Today, perhaps more directly than with any Earth Day Doodle previous, Google reflects the splendor that can grow, over time, out of grassroots.

As Earth Day turns 42 on Sunday, the animated Google logo celebrates just how far the campaign has come, from hardy American upstart of a ground-level effort to global event that now spotlights the motto “Billion Acts of Green.”

To help spread awareness of environmental care, the day will feature rallies and parades, lectures and films, community plantings and concerts. Earth Day’s center stage is on the National Mall, where such acts as Cheap Trick (set to co-headline its Global Warming Tour this summer), Dave Mason, Kicking Daisies and Explorers Club will perform, And a lineup of leaders -- including 1970 Earth Day organizer Denis Hayes -- is scheduled to speak.

All this from an idea that sprung from a ‘60s hotbed of causes and growing concerns.

The day devoted to focusing on Mother Nature has numerous parents -- and widespread genealogical roots -- but then-Sen. Gaylord Nelson of Wisconsin is credited with founding the “national teach-in” about the environment that was held April 22, 1970. The late politician said that the seeds of that Earth Day lay in the blueprints for a national conservation tour during the JFK administration -- the same period during which Rachel Carson published her landmark book of environmental warnings 1962’s “Silent Spring.”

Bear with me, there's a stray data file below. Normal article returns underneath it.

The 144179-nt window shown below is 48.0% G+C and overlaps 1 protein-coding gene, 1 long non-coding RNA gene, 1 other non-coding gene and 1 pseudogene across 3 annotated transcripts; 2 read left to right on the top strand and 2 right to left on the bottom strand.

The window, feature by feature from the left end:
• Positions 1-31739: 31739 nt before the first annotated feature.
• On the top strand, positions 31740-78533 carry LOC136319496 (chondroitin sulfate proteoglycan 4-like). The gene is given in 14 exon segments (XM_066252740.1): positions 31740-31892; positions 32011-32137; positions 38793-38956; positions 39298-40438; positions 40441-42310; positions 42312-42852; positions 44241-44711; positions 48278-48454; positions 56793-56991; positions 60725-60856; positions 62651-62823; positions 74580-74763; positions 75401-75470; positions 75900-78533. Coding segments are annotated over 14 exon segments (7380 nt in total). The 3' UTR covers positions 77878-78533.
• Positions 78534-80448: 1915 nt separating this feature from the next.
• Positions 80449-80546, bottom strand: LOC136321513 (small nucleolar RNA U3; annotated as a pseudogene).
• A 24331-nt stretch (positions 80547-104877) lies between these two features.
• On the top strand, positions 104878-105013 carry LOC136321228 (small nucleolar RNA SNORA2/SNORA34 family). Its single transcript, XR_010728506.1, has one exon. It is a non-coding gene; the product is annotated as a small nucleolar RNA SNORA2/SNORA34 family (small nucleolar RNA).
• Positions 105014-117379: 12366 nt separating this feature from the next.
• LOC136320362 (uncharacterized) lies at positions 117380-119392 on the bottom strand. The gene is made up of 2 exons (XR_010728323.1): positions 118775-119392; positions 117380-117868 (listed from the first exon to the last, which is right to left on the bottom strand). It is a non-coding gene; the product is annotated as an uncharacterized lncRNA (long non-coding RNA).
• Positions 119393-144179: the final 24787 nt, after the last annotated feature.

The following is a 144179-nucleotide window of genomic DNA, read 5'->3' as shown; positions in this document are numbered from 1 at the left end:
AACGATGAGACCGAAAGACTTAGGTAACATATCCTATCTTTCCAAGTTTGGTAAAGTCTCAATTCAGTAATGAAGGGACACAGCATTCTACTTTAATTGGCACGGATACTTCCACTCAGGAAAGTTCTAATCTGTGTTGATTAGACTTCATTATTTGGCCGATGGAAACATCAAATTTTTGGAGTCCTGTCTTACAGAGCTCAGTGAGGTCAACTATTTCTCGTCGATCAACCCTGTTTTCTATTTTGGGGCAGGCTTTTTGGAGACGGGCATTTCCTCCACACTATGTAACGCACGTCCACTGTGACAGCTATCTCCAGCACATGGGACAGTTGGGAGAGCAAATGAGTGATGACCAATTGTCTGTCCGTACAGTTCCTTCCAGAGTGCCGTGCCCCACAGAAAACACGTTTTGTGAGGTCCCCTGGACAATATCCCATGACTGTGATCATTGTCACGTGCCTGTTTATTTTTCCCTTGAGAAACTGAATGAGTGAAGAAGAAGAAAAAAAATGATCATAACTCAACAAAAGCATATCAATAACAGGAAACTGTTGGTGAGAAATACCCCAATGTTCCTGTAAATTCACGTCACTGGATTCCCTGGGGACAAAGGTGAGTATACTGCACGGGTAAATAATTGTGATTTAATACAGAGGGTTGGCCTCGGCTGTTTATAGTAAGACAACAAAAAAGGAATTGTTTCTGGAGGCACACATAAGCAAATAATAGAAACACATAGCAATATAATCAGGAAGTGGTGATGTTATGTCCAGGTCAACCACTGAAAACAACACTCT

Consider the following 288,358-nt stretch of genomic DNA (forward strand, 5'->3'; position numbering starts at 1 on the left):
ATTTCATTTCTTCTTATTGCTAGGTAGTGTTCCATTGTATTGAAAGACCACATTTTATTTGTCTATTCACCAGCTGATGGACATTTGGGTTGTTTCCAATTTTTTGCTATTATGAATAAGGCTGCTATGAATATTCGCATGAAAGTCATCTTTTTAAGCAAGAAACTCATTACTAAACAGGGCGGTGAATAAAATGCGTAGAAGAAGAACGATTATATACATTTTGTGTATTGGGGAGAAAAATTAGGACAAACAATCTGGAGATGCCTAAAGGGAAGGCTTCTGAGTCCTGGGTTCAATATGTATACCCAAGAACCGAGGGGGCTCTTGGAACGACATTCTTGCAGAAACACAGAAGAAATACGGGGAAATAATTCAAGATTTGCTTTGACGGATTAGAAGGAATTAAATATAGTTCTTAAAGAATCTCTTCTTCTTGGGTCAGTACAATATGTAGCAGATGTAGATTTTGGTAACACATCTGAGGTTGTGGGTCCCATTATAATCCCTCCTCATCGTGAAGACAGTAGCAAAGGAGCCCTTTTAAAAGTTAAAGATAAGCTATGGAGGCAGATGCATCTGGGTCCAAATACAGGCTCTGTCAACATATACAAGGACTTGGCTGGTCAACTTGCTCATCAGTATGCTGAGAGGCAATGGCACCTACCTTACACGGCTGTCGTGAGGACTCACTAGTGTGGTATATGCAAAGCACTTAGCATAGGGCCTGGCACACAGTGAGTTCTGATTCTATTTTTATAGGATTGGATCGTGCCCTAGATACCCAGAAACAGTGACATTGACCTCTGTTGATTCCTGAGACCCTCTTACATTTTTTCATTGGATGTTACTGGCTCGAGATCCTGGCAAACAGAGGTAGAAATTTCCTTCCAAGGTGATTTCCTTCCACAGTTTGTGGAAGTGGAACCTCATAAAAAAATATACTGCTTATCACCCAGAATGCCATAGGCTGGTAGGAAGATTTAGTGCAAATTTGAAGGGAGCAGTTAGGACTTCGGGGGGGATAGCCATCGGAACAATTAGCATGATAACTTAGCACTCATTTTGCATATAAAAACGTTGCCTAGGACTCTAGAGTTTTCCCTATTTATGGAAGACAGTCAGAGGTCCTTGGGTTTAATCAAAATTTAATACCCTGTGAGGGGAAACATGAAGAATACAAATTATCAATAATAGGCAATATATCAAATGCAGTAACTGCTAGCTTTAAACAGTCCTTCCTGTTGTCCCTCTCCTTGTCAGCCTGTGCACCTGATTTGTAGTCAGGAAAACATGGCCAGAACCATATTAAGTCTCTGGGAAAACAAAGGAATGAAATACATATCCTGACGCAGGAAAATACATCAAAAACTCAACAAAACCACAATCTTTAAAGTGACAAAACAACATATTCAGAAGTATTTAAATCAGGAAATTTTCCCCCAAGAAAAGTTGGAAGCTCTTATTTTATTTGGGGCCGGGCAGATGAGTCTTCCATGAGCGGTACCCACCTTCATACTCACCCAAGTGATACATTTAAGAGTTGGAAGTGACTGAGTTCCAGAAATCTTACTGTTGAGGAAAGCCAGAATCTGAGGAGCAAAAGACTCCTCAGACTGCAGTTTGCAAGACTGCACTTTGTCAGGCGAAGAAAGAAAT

Although the tour didn’t come to fruition, “it was the germ of the idea that ultimately flowered into Earth Day. ... “ Nelson said. “The people were concerned, but the politicians were not.”

Amid the era’s campus protests -- rallies for rights and against the Vietnam War -- environmental concerns struck a major chord. “Earth Day worked because of the spontaneous response at the grassroots level,” said Nelson, who posthumously would be awarded the Presidential Medal of Freedom.
“We had neither the time nor resources to organize 20-million demonstrators and the thousands of schools and local communities that participated. That was the remarkable thing about Earth Day. It organized itself.”

That Earth Day spawned the birth of the EPA, and helped spark such congressional legislation as the Clean Water and Clean Air acts.

Earth Day first went global in 1990, reportedly supported by about 200-million people in more than 140 countries.

Nodding to those grassroots efforts, Google today salutes what can happen when millions the world over grow toward the light of knowledge: nameky, environmental awareness reaches full flower.

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